Fort Wohlgemuth

Rivoli Veronese, Italy

Fort Wohlgemuth was built between 1850 and 1851. It is called Wohlgemuth because it is dedicated to an Austrian general, who fought in the battles of the year 1848. It has been built by using local stones and it has got fried brick archivolts.

After the annexation of Veneto to Italy, it became property of the Italians. Since then it has been modified and, in fact, a new battery named “low Rivoli” was built in 1884. It consists of a large square enclosed by ramparts.

Currently the fort hosts a World War I Museum.



Your name


Founded: 1850-1851
Category: Castles and fortifications in Italy

More Information


4.1/5 (based on Google user reviews)

User Reviews

Pirates of Flatcoated Retriever (2 years ago)
Would be nice to enter the fort
Natalie Weber (5 years ago)
Great view
Oxi Vele (5 years ago)
Per Diget (5 years ago)
Nice place, but closed for public. At least when we were there.?
Loris Marogna (6 years ago)
Un bel posto da visitare. Forte Rivoli sovrasta la valle dell'adige, costruzione originaria austriaca diviene successivamente italiana, gli stessi italiani amplieranno il forte. Troverete una guida preparata che svolge con amore questo mestiere.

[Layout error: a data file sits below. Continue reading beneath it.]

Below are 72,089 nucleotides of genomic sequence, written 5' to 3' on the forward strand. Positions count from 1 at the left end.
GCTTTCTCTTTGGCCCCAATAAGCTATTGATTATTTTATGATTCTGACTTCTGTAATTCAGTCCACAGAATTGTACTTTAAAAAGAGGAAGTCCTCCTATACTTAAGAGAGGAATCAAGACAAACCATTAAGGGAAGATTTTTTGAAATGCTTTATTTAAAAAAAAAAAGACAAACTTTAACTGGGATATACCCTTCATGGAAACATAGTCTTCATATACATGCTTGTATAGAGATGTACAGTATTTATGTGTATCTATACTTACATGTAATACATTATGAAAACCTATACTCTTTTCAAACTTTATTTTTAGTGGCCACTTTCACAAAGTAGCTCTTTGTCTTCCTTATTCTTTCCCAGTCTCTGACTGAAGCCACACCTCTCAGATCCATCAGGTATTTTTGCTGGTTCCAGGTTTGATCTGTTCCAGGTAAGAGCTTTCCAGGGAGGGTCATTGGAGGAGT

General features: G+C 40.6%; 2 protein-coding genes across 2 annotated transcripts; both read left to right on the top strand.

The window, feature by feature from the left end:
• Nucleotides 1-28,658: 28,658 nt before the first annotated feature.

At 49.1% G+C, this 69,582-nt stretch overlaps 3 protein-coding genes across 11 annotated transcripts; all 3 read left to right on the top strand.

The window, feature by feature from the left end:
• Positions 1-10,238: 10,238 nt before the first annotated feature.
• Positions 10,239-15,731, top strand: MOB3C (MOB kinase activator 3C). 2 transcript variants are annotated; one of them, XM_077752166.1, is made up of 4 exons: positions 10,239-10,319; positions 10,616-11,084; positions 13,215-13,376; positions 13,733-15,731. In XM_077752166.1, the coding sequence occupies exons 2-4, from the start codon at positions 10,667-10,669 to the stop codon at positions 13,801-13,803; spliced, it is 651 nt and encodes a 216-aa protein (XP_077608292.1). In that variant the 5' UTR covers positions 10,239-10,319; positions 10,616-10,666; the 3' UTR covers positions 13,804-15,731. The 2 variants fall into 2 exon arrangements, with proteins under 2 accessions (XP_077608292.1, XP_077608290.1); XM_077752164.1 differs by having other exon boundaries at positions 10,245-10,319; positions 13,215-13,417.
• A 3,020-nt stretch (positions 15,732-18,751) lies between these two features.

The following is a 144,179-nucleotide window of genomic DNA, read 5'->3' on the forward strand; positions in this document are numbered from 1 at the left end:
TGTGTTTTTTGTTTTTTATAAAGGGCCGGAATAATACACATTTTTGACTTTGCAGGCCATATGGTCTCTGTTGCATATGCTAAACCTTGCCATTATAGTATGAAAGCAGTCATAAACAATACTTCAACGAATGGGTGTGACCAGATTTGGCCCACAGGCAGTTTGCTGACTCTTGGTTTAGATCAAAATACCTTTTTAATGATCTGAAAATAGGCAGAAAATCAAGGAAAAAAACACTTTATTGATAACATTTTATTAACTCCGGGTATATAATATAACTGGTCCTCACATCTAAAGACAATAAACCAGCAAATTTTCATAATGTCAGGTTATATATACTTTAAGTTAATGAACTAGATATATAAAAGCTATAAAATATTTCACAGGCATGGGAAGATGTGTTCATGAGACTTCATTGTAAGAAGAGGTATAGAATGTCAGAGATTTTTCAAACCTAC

Powered by Google

Featured Historic Landmarks, Sites & Buildings

Historic Site of the week

Topography of Terror

The Topography of Terror (Topographie des Terrors) is an outdoor and indoor history museum. It is located on Niederkirchnerstrasse, formerly Prinz-Albrecht-Strasse, on the site of buildings which during the Nazi regime from 1933 to 1945 were the headquarters of the Gestapo and the SS, the principal instruments of repression during the Nazi era.

The buildings that housed the Gestapo and SS headquarters were largely destroyed by Allied bombing during early 1945 and the ruins demolished after the war. The boundary between the American and Soviet zones of occupation in Berlin ran along the Prinz-Albrecht-Strasse, so the street soon became a fortified boundary, and the Berlin Wall ran along the south side of the street, renamed Niederkirchnerstrasse, from 1961 to 1989. The wall here was never demolished.